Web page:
Communications of the ACM, Volume 53, Number 6, pp. 107–115, June, 2010
Research Highlights paper
||Gerwin Klein, Kevin Elphinstone, Gernot Heiser, June Andronick, David Cock, Philip Derrin, Dhammika Elkaduwe, Kai Engelhardt, Rafal Kolanski, Michael Norrish, Thomas Sewell, Harvey Tuch and Simon Winwood|
seL4: Formal verification of an OS kernel
ACM Symposium on Operating Systems Principles, pp. 207–220, Big Sky, MT, USA, October, 2009
Best Paper Award
Hall of Fame Award
||Gerwin Klein, Philip Derrin and Kevin Elphinstone|
Experience report: seL4 — formally verifying a high-performance microkernel
Proceedings of the 14th International Conference on Functional Programming, pp. 91–96, Edinburgh, UK, August, 2009
|Rafal Kolanski and Gerwin Klein|
Types, maps and separation logic
International Conference on Theorem Proving in Higher Order Logics, pp. 276–292, Munich, Germany, August, 2009
|Simon Winwood, Gerwin Klein, Thomas Sewell, June Andronick, David Cock and Michael Norrish|
Mind the gap: A verification framework for low-level C
International Conference on Theorem Proving in Higher Order Logics, pp. 500–515, Munich, Germany, August, 2009
|Rafal Kolanski and Gerwin Klein|
Mapped separation logic
Verified Software: Theories, Tools and Experiments, pp. 15–29, Toronto, Canada, October, 2008
Formal memory models for verifying C systems code
PhD Thesis, UNSW, Sydney, Australia, August, 2008
A logic for virtual memory
Systems Software Verification, pp. 61–77, Sydney, Australia, July, 2008
Trusted ⇐ trustworthy ⇐ proof – Position paper
Proceedings of the 2nd Conference on Future of Trust in Computing, pp. 55–59, Berlin, Germany, May, 2008
|Gernot Heiser, Kevin Elphinstone, Ihor Kuz, Gerwin Klein and Stefan Petters|
Towards trustworthy computing systems: Taking microkernels to the next level
ACM Operating Systems Review, Volume 41, Number 4, pp. 3–11, December, 2007
|Kevin Elphinstone, Gerwin Klein, Philip Derrin, Timothy Roscoe and Gernot Heiser|
Towards a practical, verified kernel
Workshop on Hot Topics in Operating Systems (HotOS), pp. 6, San Diego, CA, USA, May, 2007
|Gerwin Klein, Michael Norrish, Kevin Elphinstone and Gernot Heiser|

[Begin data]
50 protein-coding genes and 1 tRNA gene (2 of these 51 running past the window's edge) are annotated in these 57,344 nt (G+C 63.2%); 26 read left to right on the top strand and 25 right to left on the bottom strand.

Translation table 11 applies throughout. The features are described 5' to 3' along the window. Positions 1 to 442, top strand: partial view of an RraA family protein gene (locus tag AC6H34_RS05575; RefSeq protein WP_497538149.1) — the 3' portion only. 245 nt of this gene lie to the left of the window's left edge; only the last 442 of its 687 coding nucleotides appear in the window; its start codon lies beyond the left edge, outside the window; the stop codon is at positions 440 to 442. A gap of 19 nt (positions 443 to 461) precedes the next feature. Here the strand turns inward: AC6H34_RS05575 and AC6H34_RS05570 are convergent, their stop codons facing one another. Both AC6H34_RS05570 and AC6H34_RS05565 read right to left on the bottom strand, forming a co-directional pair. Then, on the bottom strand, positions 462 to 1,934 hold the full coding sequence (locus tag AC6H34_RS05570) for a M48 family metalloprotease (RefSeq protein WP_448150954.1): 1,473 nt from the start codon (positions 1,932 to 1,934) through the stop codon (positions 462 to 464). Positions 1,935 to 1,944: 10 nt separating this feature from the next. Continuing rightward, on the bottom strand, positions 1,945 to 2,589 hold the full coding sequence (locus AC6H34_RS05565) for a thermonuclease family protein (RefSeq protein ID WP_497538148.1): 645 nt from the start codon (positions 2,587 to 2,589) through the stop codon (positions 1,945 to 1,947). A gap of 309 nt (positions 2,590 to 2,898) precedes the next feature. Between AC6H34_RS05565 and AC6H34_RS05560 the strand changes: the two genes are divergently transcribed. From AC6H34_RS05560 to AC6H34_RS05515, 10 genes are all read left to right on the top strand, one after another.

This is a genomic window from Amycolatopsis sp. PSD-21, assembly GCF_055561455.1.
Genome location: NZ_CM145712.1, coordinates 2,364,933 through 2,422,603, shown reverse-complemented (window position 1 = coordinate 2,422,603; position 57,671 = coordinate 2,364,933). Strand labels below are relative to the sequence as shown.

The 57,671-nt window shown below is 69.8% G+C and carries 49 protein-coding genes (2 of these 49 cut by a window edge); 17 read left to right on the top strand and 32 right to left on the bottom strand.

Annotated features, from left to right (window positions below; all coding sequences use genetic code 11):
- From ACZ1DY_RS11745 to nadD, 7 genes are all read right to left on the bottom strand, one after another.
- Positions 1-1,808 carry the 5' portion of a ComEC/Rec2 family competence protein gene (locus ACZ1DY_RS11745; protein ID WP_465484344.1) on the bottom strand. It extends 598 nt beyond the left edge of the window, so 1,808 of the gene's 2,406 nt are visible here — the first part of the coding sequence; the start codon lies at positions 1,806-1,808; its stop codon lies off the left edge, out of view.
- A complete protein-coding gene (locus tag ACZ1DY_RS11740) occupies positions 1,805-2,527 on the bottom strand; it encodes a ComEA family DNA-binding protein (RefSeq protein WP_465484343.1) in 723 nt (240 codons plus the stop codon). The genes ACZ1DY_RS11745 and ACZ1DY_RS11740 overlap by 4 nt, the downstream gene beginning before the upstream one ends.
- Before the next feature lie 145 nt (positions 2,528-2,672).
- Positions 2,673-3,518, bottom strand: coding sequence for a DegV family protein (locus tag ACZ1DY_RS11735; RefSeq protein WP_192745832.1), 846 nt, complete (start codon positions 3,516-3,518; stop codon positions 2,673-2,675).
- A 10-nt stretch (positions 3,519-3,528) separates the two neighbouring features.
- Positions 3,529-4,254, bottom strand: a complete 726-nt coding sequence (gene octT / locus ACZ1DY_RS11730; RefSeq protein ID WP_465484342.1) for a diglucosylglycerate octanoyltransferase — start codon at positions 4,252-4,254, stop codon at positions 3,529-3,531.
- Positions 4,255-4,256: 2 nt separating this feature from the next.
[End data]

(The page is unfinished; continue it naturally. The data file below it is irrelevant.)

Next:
Verifying a high-performance micro-kernel
7th Annual High-Confidence Software and Systems Conference, Baltimore, MD, USA, May, 2007
|Harvey Tuch, Gerwin Klein and Michael Norrish|
Types, bytes, and separation logic
ACM SIGPLAN-SIGACT Symposium on Principles of Programming Languages, pp. 97–108, Nice, France, January, 2007
|Philip Derrin, Kevin Elphinstone, Gerwin Klein, David Cock and Manuel M. T. Chakravarty|
Running the manual: An approach to high-assurance microkernel development
Proceedings of the ACM SIGPLAN Haskell Workshop, Portland, OR, USA, September, 2006
|Kevin Elphinstone, Gerwin Klein and Rafal Kolanski|
Formalising a high-performance microkernel
Workshop on Verified Software: Theories, Tools, and Experiments (VSTTE 06), pp. 1-7, Seattle, USA, August, 2006
|Gerwin Klein and Rafal Kolanski|
Formalising the L4 microkernel API
Computing: The Australasian Theory Symposium (CATS), pp. 53–68, Hobart, Australia, January, 2006
|Harvey Tuch and Gerwin Klein|
A unified memory model for pointers
Proceedings of the 12th International Conference on Logic for Programming, Artificial Intelligence and Reasoning, pp. 474–488, Montego Bay, Jamaica, December, 2005
|Kevin Elphinstone, Gernot Heiser, Ralf Huuck, Stefan M. Petters and Sergio Ruocco|
3rd Embedded Security in Cars Conference (escar), Cologne, Germany, November, 2005
|Harvey Tuch, Gerwin Klein and Gernot Heiser|
OS verification — now!
Proceedings of the 10th Workshop on Hot Topics in Operating Systems (HotOS), pp. 7–12, Santa Fe, NM, USA, June, 2005
A formal model of the L4 micro-kernel API using the B method
Technical Report Technical Report 05-00029-1, NICTA, 2005
Future directions in the evolution of the L4 microkernel
Proceedings of the NICTA workshop on OS verification 2004, Technical Report 0401005T-1, Sydney, Australia, October, 2004
|Harvey Tuch and Gerwin Klein|
Verifying the L4 virtual memory subsystem
Proceedings of the NICTA workshop on OS verification 2004, Technical Report 0401005T-1, pp. 73–97, Sydney, Australia, October, 2004
|Gerwin Klein and Harvey Tuch|
Towards verified virtual memory in L4
TPHOLs Emerging Trends '04, pp. 16 pages, Park City, Utah, USA, September, 2004